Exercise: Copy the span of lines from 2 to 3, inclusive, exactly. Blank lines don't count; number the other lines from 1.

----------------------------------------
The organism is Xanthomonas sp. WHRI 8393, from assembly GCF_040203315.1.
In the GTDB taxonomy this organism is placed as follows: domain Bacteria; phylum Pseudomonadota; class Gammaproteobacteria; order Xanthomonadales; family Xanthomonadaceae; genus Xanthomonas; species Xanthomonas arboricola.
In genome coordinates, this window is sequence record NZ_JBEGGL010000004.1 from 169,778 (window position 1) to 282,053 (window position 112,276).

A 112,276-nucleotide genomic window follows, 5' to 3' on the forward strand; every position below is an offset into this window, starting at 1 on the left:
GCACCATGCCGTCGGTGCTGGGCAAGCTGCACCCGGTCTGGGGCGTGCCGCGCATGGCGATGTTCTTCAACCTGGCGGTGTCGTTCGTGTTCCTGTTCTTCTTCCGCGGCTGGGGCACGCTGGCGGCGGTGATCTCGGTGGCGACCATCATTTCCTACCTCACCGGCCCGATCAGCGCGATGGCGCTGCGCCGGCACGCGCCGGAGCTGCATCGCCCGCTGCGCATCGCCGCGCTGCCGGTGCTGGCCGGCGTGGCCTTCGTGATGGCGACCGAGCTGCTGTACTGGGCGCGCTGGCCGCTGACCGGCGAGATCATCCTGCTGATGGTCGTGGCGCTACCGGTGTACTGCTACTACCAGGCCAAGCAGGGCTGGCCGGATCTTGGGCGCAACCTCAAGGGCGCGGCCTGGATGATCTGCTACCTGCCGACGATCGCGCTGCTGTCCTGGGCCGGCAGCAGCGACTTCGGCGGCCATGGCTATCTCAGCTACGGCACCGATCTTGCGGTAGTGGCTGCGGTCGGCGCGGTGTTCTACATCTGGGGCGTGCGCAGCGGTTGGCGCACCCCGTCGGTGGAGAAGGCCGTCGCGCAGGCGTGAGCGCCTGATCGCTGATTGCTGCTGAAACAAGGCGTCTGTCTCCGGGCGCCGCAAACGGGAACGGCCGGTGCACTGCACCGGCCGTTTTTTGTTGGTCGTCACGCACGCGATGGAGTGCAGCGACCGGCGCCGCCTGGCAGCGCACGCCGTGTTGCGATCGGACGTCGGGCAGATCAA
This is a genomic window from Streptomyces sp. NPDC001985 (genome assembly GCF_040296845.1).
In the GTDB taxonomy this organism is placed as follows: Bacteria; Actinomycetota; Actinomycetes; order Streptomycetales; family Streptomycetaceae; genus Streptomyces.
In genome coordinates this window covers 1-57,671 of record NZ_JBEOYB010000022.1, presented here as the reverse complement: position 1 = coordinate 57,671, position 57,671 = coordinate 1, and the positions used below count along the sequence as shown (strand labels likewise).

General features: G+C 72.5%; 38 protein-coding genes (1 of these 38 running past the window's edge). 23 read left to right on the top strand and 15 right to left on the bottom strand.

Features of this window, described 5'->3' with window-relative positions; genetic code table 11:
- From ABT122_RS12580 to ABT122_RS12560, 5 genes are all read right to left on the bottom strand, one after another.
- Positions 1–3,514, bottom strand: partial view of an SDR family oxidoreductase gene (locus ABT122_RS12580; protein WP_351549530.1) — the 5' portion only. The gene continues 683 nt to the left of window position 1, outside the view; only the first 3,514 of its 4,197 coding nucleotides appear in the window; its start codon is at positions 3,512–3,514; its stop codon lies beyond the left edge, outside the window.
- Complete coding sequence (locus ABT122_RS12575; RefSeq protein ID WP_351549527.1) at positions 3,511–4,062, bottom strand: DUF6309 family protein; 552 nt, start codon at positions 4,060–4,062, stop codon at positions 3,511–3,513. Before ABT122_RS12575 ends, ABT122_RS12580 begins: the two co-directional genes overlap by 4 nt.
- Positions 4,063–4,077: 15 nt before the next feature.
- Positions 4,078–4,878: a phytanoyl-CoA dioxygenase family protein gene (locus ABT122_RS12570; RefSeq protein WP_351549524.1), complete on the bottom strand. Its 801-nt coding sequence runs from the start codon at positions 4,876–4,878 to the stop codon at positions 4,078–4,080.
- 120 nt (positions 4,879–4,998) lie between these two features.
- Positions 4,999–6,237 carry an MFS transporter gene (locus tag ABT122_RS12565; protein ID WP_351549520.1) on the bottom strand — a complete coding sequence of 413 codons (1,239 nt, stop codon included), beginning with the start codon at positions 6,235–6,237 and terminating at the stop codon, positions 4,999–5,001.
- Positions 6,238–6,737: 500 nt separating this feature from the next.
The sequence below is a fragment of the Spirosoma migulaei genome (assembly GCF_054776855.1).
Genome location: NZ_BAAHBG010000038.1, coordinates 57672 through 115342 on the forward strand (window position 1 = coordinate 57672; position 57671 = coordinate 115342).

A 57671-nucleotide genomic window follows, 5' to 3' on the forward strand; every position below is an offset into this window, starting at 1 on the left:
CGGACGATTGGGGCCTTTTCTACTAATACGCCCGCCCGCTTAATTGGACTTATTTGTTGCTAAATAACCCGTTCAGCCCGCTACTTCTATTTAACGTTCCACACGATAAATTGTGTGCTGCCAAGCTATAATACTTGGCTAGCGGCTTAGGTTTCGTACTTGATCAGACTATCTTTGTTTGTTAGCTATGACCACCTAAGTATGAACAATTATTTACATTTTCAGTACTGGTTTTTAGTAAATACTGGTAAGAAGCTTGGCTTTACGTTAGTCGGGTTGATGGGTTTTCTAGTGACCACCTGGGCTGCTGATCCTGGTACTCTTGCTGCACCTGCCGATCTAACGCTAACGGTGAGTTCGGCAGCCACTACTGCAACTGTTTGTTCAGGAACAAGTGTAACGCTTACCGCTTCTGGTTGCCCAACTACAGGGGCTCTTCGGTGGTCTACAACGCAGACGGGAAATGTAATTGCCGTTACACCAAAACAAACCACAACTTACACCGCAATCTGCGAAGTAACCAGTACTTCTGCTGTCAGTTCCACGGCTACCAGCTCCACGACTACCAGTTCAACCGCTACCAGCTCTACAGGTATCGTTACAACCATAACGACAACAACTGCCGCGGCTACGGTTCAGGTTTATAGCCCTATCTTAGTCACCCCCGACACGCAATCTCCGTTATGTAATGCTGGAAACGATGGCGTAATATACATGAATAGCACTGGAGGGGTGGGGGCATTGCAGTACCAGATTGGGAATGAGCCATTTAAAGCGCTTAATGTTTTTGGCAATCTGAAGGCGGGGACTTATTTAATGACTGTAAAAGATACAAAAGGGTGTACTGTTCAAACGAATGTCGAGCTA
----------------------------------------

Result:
In the GTDB taxonomy this organism is placed as follows: domain Bacteria; phylum Pseudomonadota; class Gammaproteobacteria; order Xanthomonadales; family Xanthomonadaceae; genus Xanthomonas; species Xanthomonas arboricola.
In genome coordinates, this window is sequence record NZ_JBEGGL010000004.1 from 169,778 (window position 1) to 282,053 (window position 112,276).